Original Research ARTICLE
Fungal Deoxynivalenol-induced Enterocyte Distress is Attenuated by Adulterated Adlay: In vitro Evidences for Mucoactive Counteraction
- 1Pusan National University, South Korea
Adlay is a cereal crop that has long been used as traditional herbal medicine and as a highly nourishing food. However, deoxynivalenol (DON), the most prevalent trichothecene mycotoxin worldwide, frequently spoils grains, including adlay, via fungal infection. Based on an assumption that the actions of DON in the gut could be modified by adlay consumption, we simulated the impacts of co-exposure in enterocytes and investigated the effectiveness of treatment with adlay for reducing the risk of DON-induced inflammation and epithelia barrier injury. In particular, adlay suppressed DON-induced pro-inflammatory signals such as mitogen-activated kinase transduction and the epidermal growth factor receptor-linked pathway. In addition to regulation of pro-inflammatory responses, adlay treatment interfered with DON-induced disruption of the epithelial barrier. Mechanistically, adlay could boost activation of protein kinase C (PKC) and cytosolic translocation of human antigen R (HuR) protein, which played critical roles in the epithelial restitution, resulting in protection against disruption of enterocyte barrier integrity. Notably, DON abrogated the Ras homolog gene family member A (RhoA) GTPase-mediated actin cytoskeletal network, which was diminished by adlay treatment in PKC and HuR-dependent ways. Taken together, the present study provides evidences for adlay-based attenuation of trichothecene-induced gut distress, implicating potential use of a new gut protector against enteropathogenic insults in diets.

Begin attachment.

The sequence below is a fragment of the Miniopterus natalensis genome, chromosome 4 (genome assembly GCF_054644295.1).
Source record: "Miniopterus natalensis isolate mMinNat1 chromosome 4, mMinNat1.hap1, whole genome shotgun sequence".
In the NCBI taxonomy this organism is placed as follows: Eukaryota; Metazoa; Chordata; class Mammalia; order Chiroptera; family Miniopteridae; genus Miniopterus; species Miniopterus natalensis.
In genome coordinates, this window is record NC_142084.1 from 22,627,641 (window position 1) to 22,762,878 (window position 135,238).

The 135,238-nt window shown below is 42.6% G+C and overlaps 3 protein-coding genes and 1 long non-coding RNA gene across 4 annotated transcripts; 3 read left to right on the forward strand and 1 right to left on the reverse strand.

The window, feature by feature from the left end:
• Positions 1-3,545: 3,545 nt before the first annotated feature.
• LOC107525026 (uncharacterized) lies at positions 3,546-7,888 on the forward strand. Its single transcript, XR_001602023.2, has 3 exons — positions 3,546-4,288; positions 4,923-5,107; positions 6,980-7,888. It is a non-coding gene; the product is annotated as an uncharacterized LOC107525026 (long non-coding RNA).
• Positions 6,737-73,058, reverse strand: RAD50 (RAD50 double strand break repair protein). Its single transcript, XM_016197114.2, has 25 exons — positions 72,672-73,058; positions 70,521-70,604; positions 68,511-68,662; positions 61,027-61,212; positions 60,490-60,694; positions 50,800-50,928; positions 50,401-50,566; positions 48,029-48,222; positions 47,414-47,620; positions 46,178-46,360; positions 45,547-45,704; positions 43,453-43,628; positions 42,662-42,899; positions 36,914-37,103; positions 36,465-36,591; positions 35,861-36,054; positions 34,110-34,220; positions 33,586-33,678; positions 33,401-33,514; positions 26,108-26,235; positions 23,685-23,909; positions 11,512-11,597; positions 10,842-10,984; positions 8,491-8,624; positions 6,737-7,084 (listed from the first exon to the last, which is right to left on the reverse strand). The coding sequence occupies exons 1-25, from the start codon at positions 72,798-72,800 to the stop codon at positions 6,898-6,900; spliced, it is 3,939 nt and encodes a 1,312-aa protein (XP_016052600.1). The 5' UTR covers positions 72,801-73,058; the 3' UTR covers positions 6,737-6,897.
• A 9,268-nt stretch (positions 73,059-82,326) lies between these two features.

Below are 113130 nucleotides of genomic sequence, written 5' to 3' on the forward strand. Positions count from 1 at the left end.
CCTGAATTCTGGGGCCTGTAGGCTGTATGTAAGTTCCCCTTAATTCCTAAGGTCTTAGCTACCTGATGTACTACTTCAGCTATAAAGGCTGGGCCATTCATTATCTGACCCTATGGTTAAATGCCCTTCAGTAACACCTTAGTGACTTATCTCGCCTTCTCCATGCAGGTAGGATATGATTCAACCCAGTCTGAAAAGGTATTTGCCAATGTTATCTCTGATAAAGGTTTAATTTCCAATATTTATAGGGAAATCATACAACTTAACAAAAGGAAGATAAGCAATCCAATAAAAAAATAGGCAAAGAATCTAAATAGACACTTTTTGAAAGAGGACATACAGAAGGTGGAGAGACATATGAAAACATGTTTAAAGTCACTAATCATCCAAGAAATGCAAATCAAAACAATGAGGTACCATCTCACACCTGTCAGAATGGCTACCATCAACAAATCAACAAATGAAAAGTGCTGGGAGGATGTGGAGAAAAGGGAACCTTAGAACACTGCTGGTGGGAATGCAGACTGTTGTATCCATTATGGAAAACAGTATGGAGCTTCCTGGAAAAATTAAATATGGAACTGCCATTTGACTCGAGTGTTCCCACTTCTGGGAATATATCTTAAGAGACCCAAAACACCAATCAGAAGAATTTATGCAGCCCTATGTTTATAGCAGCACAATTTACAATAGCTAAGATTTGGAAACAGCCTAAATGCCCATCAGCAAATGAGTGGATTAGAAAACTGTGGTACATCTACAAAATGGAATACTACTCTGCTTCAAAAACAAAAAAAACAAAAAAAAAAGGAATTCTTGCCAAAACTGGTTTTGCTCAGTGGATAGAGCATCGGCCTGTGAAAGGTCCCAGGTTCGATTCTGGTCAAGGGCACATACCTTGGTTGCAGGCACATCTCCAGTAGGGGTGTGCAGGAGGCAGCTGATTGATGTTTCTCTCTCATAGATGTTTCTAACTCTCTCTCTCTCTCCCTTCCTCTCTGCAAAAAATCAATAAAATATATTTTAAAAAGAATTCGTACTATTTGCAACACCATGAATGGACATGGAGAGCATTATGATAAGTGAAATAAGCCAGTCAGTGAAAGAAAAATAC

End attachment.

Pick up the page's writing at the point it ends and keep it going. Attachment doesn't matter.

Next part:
Keywords: Adlay, Gut barrier, Deoxynivalenol, Inflammation, wound
Received: 23 Sep 2017;
Accepted: 22 Jan 2018.
Edited by:Zorica D. Juranic, Institute of Oncology and Radiology of Serbia, Serbia
Reviewed by:Ivana Z. Matic, Institute of Oncology and Radiology of Serbia, Serbia
STEFANIA MARZOCCO, Università degli Studi di Salerno, Italy
Sandra Aranđelović, Institute of Oncology and Radiology of Serbia, Serbia
Copyright: © 2018 DU and MOON. This is an open-access article distributed under the terms of the Creative Commons Attribution License (CC BY). The use, distribution or reproduction in other forums is permitted, provided the original author(s) and the copyright owner are credited and that the original publication in this journal is cited, in accordance with accepted academic practice. No use, distribution or reproduction is permitted which does not comply with these terms.
* Correspondence: Prof. YUSEOK MOON, Pusan National University, Busan, South Korea, firstname.lastname@example.org